Economic challenges in managed care settings are also prevalent in educational outreach efforts. There is a potential risk of biased enrollment, with capitated plans preferentially seeking low-risk clients who require less care. There is also the risk of disincentives in which capitated plans may limit costly services, for example, to patients with human immunodeficiency virus infection.

These scenarios could present dire problems in managed care. Certain drawbacks, however, might mitigate the restrictions imposed by managed care organizations. These include expansion of insurance coverage as well as provision of educational subsidies to physicians who take the time to educate their patients. These methods, however, cost money and may therefore not be attractive alternatives to some. Another concept is risk adjustment, in which reimbursement is tailored to the degree of difficulty involved in patient care. Current models, however, are still in rudimentary stages. In addition, these risk adjustment models also tend to resemble fee-for-service techniques, which managed care systems are attempting to avoid because of the economic implications resuiting from this reimbursement method. Other possibilities include self-referral to a subspecialist, application of outcomes research to guidelines themselves in an effort to ensure that compliance with guidelines does not displace attention to other clinical problems, and lastly, the controversial approach of forming provider-based managed care organizations.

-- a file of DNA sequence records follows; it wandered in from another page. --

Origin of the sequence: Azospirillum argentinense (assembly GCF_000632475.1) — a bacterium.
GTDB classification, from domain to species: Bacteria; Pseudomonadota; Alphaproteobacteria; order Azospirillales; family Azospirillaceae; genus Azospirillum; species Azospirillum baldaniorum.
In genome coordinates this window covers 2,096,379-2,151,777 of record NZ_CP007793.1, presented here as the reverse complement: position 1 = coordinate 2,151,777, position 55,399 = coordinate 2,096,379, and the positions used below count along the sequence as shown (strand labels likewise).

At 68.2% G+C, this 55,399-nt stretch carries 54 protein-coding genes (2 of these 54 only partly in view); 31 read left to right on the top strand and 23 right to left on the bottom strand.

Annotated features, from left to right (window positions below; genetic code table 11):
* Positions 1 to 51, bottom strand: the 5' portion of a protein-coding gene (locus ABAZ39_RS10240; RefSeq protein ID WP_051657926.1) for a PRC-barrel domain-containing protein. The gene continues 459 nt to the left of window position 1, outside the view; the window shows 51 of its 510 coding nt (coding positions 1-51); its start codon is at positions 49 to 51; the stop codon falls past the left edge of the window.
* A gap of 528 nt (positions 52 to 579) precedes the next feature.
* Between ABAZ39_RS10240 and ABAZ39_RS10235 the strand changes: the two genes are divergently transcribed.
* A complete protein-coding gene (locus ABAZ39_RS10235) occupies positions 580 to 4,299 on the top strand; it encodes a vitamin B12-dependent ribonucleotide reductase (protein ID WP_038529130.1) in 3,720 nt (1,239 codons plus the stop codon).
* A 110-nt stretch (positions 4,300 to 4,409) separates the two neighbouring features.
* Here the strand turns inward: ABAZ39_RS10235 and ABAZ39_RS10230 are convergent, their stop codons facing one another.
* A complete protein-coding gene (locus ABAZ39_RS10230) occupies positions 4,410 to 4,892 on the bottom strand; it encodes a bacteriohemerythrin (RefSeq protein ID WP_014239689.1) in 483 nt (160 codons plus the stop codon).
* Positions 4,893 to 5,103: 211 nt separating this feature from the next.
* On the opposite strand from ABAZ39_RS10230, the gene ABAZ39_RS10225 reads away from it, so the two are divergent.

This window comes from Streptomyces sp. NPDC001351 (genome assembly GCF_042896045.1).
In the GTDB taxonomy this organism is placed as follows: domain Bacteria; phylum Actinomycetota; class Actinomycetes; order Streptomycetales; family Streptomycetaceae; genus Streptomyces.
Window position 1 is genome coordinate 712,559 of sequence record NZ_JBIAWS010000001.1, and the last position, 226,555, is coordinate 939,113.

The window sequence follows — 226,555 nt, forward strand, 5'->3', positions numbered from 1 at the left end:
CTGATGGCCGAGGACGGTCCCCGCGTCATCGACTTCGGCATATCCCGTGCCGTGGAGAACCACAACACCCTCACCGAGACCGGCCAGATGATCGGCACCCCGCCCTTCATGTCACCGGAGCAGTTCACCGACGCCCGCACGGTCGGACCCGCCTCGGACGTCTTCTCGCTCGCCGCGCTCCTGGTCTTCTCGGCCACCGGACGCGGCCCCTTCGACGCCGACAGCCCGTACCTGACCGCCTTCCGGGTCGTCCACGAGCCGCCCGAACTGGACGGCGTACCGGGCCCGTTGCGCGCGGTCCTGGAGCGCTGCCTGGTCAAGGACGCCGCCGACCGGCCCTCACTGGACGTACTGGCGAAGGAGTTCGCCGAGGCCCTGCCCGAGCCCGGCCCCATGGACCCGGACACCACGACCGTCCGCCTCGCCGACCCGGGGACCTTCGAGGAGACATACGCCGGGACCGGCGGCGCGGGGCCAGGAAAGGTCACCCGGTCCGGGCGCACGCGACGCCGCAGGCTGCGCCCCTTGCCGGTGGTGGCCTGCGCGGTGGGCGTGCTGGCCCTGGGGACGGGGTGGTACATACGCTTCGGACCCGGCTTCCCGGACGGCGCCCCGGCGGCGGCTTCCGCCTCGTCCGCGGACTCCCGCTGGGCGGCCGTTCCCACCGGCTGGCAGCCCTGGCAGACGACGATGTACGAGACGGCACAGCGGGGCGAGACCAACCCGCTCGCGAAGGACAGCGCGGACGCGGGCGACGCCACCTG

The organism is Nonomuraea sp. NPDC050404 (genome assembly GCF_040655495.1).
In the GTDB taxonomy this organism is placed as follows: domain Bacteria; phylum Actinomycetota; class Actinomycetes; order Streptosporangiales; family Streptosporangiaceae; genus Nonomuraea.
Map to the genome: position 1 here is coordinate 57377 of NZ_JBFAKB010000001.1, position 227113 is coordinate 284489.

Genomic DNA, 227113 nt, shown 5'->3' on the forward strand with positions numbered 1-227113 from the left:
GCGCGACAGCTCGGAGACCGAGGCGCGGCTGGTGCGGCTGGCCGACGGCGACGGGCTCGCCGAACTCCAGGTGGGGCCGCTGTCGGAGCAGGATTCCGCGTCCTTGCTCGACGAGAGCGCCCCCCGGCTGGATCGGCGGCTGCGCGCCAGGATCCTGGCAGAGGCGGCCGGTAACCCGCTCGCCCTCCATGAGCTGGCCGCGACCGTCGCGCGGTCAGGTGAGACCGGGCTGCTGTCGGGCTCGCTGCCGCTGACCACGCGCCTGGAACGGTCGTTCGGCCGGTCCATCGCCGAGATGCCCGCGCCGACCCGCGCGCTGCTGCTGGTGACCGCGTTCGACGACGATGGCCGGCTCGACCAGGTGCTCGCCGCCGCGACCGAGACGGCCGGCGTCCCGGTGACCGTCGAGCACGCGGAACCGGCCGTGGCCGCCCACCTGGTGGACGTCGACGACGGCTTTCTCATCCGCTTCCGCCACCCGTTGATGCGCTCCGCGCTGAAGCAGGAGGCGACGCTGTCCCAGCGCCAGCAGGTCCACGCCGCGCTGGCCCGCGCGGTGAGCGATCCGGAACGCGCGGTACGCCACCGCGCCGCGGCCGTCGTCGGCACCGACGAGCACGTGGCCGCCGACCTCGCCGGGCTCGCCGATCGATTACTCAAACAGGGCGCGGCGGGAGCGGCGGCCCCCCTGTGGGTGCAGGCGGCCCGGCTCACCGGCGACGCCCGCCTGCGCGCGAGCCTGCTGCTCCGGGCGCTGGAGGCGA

Jonathan R. Davis, Ph.D., Editor

Managed care systems are in a stage of a rapid transition. Assistance with the delivery of health care and building strength in support of educational efforts is necessary to effectively deal with the myriad issues associated with the coordination of health plan research and educational and outreach efforts.

Widespread, unnecessary use of antibiotic agents is a major contributing factor in the spread of antibiotic resistance. Economic factors largely influence the prescription practices of managed care physicians, and patients do not fully understand when it is appropriate to take antibiotics. Emphasis on controlling costs in managed care can lead to incorrect diagnoses, underreporting of some infectious disease conditions, and inadequate follow-up care. The essential role that physicians can play in accurately reporting diseases is generally not adequately communicated. Managed care organizations are increasingly able to be accountable for the appropriateness and quality of clinical care. Not only do they have the infrastructure to improve infectious disease surveillance through the systematic collection of encounter-level data and the standardization of computerized systems for the monitoring of data on health care, but they are also equipped to educate providers on the importance of their role in accurate disease reporting. Not only does this accuracy improve the quality of clinical care, but it also helps control the spread of diseases by providing the best available treatment.

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